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Klarinet Archive - Posting 000568.txt from 2002/06

From: "Laurence Young" <klarinette@-----.net>
Subj: Re: [kl] New clarinet for the new year.
Date: Tue, 18 Jun 2002 02:48:00 -0400

Mr. Leupold,

D'oh. I was just reading through some of my old filed away e-mails and I
came across yours. I'm sorry it's taken me so long to get back to you.
Anyway, the contemporary music situation at Peabody is this. In theory you
spend one semester on contemporary theory (from circa 1900-1950). The
emphasis is on regular theory with the added Babbit square, Hanson, etc.
forms of analysis. They don't emphasize the techniques too much just give
you an introduction to what's been done in the first half of the last
century. They basically ignore everything written since 1950. The last
class of the year (that is not the final exam) my teacher gave us a list of
current composers whom he thought were good, Libby Larson, Michael Torke,
Chris Rouse, Joan Tower, and so on. Obviously his bias was against anything
serial, post serial, and that route. We basically spent the whole semester
working on Debussy, Ravel, Bartok, and Barber. I found the class boring and
pedantic as if trying to apply outdated analysis techniques to situations
which were inappropriate.

As far as playing goes, there is an outstanding group which meets on
Saturday morning called the Peabody Camerata conducted by Gene Young (no
relation). This group, of which I'm lucky to be counted as a member, plays
only contemporary music, including Frank Zappa (!), John Zorn (!), Gregory
Ligetti (we did the Chamber Concerto which is hard as ...!!!!), and several
student and (for me anyway) unknown composers. As far as the orchestra it
seems to favor standard rep. with a tip each year to Shostakovich and
Mahler. There is also a student composer added each year but I can't say
there's anything worth playing again... much less listening to again.

There is a very good contemporary 'history' class which gives the student a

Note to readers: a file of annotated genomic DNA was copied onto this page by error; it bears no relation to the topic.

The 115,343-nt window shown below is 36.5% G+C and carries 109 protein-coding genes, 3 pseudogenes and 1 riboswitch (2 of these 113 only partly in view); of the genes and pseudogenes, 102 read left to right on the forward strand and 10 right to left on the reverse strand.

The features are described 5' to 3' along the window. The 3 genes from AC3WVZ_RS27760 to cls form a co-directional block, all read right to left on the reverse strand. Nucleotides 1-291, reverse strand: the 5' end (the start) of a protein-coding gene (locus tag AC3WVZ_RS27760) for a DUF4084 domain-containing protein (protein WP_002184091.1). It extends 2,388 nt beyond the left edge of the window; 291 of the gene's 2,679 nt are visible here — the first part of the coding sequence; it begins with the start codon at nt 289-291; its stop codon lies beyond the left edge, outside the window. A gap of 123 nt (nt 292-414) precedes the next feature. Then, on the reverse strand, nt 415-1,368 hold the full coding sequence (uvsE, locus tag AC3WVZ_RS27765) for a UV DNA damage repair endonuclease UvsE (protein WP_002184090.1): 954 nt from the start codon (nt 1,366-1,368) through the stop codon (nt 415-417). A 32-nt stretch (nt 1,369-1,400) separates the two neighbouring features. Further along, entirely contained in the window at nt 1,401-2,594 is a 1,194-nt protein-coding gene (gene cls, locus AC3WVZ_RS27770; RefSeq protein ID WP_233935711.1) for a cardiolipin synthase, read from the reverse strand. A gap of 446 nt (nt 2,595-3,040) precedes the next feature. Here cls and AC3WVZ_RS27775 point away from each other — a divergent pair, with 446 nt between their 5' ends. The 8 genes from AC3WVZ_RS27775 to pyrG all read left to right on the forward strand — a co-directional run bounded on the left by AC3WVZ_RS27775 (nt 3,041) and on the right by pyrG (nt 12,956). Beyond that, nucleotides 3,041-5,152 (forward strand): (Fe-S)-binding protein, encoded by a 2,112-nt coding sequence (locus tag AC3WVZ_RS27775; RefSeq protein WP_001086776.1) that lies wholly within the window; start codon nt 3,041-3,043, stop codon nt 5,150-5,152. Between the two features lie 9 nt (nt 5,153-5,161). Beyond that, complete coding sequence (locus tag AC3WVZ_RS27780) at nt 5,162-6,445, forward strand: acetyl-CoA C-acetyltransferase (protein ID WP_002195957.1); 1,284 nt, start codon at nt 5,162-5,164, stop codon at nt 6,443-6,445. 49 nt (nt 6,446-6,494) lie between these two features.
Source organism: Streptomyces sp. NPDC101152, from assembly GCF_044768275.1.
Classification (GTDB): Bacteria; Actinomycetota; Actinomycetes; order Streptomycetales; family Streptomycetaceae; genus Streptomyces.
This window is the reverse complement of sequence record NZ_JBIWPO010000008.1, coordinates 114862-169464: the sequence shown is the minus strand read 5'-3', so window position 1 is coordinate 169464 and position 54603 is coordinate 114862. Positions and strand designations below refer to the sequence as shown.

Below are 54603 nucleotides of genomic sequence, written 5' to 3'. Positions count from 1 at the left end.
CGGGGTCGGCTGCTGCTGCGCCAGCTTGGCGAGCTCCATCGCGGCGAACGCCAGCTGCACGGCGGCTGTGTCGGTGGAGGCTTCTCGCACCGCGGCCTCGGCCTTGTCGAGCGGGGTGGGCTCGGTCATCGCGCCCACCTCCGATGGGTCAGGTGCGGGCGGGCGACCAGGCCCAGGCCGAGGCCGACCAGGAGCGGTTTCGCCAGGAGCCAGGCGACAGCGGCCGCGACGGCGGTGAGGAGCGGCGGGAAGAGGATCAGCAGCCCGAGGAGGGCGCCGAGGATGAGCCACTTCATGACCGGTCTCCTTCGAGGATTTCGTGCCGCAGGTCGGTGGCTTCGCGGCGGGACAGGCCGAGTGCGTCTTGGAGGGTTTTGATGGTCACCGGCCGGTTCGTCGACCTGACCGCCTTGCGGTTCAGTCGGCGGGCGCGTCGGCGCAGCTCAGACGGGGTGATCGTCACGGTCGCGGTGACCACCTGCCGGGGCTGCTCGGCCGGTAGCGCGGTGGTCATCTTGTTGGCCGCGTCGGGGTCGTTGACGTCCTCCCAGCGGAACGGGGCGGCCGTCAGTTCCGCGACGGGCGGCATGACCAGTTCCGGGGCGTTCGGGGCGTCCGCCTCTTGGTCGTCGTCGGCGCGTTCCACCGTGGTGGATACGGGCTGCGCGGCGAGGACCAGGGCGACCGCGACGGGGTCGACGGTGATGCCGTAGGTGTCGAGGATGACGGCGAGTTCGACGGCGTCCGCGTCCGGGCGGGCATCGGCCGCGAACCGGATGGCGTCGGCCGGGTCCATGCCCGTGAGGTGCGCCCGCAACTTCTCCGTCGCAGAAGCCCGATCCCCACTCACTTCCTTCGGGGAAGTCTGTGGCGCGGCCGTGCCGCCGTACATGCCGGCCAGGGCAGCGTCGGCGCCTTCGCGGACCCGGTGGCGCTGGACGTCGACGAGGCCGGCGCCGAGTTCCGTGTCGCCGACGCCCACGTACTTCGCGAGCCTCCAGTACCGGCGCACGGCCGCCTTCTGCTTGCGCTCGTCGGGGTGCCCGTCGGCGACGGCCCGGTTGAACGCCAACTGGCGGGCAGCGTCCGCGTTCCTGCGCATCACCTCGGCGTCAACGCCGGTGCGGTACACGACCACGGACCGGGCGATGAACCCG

broad range of what's been composed in the last century and the teacher
doesn't seem to have the theory department's fear of atonal music. They
cram it all in the history dept. but they do cover, Jazz, Rock, non-western
influences, plus classical music (that is symphony and opera stuff) from
non-western countries.

Overall I think the situation is okay at Peabody as far as contemporary
music. There is some exposure and some playing opportunities. There is
plenty of room for improvement but there are places to go at Peabody for the
inclined performer or acedemian. Again I'm sorry it took so long for me to
reply to you.

Larry

----- Original Message -----
From: "Neil Leupold" <leupold_1@-----.com>
Subject: Re: [kl] New clarinet for the new year.

> Hello Laurence, welcome aboard. Question for you: I have a friend who got
> her master's on flute at Peabody -- quite a refined player, in fact -- and
> she recently bemoaned to me the absence of contemporary music in Peabody's
> formal curriculum, both in orchestral and chamber settings. Only now, in
> her life as an active freelancer in New York and Long Island, has she
begun
> to revel in the exploration of modern repertoire and the creative
opportun-
> ities therein. This was stunning to me, given the otherwise comprehensive
> level of her knowledge and musicality. Is that still the case? Are stu-
> dents earning degrees there without at least rudimentary exposure to music
> by living composers in a lab, if not performance, context?
>
> Thanks,
> Neil
>
> --- Laurence Young <klarinette@-----.net> wrote:
> > Hello there, everyone. My name is Laurence Young. I live in Maryland
and
> > I'm a music performance major (clarinet of course) at the Peabody
Institute,
> > in Baltimore, where my teacher is Mr. Edward Palanker. I've got a year
and
> > a half left on my Bachelor's Degree there and then it's off to something
> > else. I'm not really sure what that something else is yet but it does
> > appear I will have to make some choices here very soon. I am a dues
paying
> > member of the International Clarinet Association and I have been to
several
> > of their conferences including last year's in New Orleans. I'm not sure
> > what else to tell you all. I look forward to hearing what everyone else
> > here on the list talks about regarding the clarinet. I'm sure I will
learn
> > a lot from what you all have to say. I wish you all the best of reeds
for
> > the new year.
> >
> > Sincerely,
> > Laurence E. Young
> >
> >
> > ---------------------------------------------------------------------
> >
>
>
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> ---------------------------------------------------------------------
>

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